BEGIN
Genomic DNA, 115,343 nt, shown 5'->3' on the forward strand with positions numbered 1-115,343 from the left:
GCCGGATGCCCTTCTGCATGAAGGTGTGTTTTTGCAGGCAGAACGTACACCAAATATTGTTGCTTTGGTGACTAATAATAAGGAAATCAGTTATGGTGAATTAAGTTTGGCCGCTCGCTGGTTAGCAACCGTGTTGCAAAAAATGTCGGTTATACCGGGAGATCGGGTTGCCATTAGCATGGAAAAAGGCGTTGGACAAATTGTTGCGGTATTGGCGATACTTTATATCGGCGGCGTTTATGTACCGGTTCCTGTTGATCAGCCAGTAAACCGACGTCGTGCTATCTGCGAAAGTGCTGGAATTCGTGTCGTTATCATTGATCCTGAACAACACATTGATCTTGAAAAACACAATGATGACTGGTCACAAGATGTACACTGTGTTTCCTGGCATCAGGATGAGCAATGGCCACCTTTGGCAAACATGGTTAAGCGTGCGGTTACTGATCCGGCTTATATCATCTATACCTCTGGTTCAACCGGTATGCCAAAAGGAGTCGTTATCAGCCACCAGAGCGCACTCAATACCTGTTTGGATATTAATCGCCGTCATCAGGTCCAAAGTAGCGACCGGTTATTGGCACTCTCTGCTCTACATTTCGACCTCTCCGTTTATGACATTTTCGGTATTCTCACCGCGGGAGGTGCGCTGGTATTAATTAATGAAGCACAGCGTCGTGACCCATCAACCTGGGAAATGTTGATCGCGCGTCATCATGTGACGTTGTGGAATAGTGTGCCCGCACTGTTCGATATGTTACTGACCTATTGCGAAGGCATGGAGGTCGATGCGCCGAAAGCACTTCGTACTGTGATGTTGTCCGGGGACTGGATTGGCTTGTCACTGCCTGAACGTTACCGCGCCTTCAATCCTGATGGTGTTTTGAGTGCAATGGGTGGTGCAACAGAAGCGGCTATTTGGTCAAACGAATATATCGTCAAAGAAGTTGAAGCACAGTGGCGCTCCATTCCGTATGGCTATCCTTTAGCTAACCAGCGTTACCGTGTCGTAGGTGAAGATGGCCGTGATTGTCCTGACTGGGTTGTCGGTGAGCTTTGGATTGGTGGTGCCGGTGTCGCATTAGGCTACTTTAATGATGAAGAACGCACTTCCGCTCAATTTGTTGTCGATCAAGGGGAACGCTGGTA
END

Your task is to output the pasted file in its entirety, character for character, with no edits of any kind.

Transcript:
Genomic DNA, 115,343 nt, shown 5'->3' on the forward strand with positions numbered 1-115,343 from the left:
GCCGGATGCCCTTCTGCATGAAGGTGTGTTTTTGCAGGCAGAACGTACACCAAATATTGTTGCTTTGGTGACTAATAATAAGGAAATCAGTTATGGTGAATTAAGTTTGGCCGCTCGCTGGTTAGCAACCGTGTTGCAAAAAATGTCGGTTATACCGGGAGATCGGGTTGCCATTAGCATGGAAAAAGGCGTTGGACAAATTGTTGCGGTATTGGCGATACTTTATATCGGCGGCGTTTATGTACCGGTTCCTGTTGATCAGCCAGTAAACCGACGTCGTGCTATCTGCGAAAGTGCTGGAATTCGTGTCGTTATCATTGATCCTGAACAACACATTGATCTTGAAAAACACAATGATGACTGGTCACAAGATGTACACTGTGTTTCCTGGCATCAGGATGAGCAATGGCCACCTTTGGCAAACATGGTTAAGCGTGCGGTTACTGATCCGGCTTATATCATCTATACCTCTGGTTCAACCGGTATGCCAAAAGGAGTCGTTATCAGCCACCAGAGCGCACTCAATACCTGTTTGGATATTAATCGCCGTCATCAGGTCCAAAGTAGCGACCGGTTATTGGCACTCTCTGCTCTACATTTCGACCTCTCCGTTTATGACATTTTCGGTATTCTCACCGCGGGAGGTGCGCTGGTATTAATTAATGAAGCACAGCGTCGTGACCCATCAACCTGGGAAATGTTGATCGCGCGTCATCATGTGACGTTGTGGAATAGTGTGCCCGCACTGTTCGATATGTTACTGACCTATTGCGAAGGCATGGAGGTCGATGCGCCGAAAGCACTTCGTACTGTGATGTTGTCCGGGGACTGGATTGGCTTGTCACTGCCTGAACGTTACCGCGCCTTCAATCCTGATGGTGTTTTGAGTGCAATGGGTGGTGCAACAGAAGCGGCTATTTGGTCAAACGAATATATCGTCAAAGAAGTTGAAGCACAGTGGCGCTCCATTCCGTATGGCTATCCTTTAGCTAACCAGCGTTACCGTGTCGTAGGTGAAGATGGCCGTGATTGTCCTGACTGGGTTGTCGGTGAGCTTTGGATTGGTGGTGCCGGTGTCGCATTAGGCTACTTTAATGATGAAGAACGCACTTCCGCTCAATTTGTTGTCGATCAAGGGGAACGCTGGTA